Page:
An llc is a hybrid business structure that offers tax and structure flexibility of a sole proprietorship with the liability and asset protection of a corporation. It’s a popular choice for new businesses.
If you want to form an LLC, you’ll need to complete some key steps. These include filing articles of organization, registering a registered agent and setting up an LLC bank account.
Articles of organization
Articles of organization are a legal document that establishes your limited liability company (LLC). They tell the state key details about your business and include information about your LLC’s name and address. They also give you a place to send lawsuits and legal notices related to your business.
Each state has its own requirements for filing articles of organization. You will need to visit your state’s Secretary of State website to find out what the articles of organization form looks like and how to complete them.
The forms will need to include a description of the type of business you plan to operate, the purpose of your LLC, and if there are multiple owners or managers. They will also need to include the name and address of your registered agent, which is someone who receives lawsuits and other legal documents on behalf of your business.
A well-crafted operating agreement is a vital part of an LLC’s formation. It provides important details about each owner’s contributions, share of profits and responsibilities to the company and other members.
Every state has default rules on issues like LLC management, admitting new members and dissolution, but a written operating agreement gives you more control over these decisions. This allows you to choose the right rules that fit your LLC’s unique circumstances and goals.
An operating agreement will also contain provisions about how owners will allocate profits and losses. This is an important topic to discuss with a tax professional to ensure that each member receives a fair allocation of the LLC’s income.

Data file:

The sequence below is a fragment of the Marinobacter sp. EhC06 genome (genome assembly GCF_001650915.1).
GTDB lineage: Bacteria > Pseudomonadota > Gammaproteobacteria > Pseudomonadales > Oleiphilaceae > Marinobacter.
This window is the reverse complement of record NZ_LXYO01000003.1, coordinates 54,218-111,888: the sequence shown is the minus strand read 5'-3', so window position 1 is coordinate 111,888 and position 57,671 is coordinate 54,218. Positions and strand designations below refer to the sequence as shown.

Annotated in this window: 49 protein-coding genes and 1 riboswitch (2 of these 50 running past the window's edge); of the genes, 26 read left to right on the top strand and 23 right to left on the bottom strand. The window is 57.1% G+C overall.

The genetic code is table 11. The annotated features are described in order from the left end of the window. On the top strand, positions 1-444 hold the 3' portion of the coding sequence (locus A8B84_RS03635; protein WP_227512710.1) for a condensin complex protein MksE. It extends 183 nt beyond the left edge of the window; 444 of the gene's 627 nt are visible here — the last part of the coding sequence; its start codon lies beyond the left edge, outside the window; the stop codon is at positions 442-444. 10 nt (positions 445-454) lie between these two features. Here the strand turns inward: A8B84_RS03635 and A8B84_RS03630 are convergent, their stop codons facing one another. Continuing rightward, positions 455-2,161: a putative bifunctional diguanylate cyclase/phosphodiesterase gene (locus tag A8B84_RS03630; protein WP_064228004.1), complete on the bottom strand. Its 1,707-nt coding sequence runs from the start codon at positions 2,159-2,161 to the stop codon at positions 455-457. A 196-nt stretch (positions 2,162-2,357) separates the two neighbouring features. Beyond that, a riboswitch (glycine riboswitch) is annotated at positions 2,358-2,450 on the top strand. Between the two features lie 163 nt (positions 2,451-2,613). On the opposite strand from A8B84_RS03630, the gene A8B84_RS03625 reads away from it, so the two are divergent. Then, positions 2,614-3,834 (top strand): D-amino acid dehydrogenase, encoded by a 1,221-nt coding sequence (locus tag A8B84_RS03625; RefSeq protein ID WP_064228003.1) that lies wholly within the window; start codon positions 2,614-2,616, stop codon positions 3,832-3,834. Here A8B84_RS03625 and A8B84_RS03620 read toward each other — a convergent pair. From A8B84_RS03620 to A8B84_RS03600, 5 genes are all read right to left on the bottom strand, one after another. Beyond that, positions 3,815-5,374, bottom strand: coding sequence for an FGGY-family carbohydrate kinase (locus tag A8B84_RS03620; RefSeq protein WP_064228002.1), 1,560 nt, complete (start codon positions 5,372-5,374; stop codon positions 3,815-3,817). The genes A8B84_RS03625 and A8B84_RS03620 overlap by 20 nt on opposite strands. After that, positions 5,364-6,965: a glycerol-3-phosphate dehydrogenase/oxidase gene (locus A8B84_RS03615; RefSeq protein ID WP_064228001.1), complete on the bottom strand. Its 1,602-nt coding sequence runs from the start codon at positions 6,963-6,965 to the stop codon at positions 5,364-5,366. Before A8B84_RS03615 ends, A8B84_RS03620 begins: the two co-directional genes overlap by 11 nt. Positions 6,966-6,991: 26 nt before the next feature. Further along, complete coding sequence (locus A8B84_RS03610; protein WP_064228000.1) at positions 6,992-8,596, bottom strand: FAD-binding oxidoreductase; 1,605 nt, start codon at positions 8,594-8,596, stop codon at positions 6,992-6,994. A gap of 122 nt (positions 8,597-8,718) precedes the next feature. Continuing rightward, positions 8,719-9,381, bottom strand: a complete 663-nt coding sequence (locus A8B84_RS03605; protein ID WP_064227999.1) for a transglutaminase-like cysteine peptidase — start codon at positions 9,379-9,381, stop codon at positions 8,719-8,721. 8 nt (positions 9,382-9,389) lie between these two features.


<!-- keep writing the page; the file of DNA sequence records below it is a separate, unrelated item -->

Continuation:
It should also specify how owners can be removed from the LLC, if they’re not performing their duties or otherwise are no longer serving the best interests of the company. This includes determining how to assign the owner’s interest to their surviving family members or other beneficiaries.
Every LLC or corporation formed or qualified to do business in the state must maintain a registered agent. This person is responsible for receiving service of process notices and government correspondence, as well as compliance-related documents on behalf of the entity.
Often, the person designated as the registered agent will be an individual or a family member of an LLC’s owner. However, these people may not be at the physical address when the process is delivered or might not be familiar with what needs to be done in these situations.
For these reasons, it’s usually a good idea to hire a third party to serve as the registered agent for an llc. This way, the company can avoid these issues and keep its reputation intact.
Once you have formed your LLC, you will need to pay the one-time filing fee and annual fees that are required by each state. These costs can vary depending on your business needs and location, so it is important to understand them.
You will also need to obtain a tax ID number for your company and apply for a business license for your local area. In addition, you will need to hire a registered agent, a professional who can represent your company and keep track of any requirements for you.
LLCs protect owners from personal liability by making them liable only for the liabilities of the business they own. This protection prevents creditors from looking at an owner’s assets to satisfy a debt.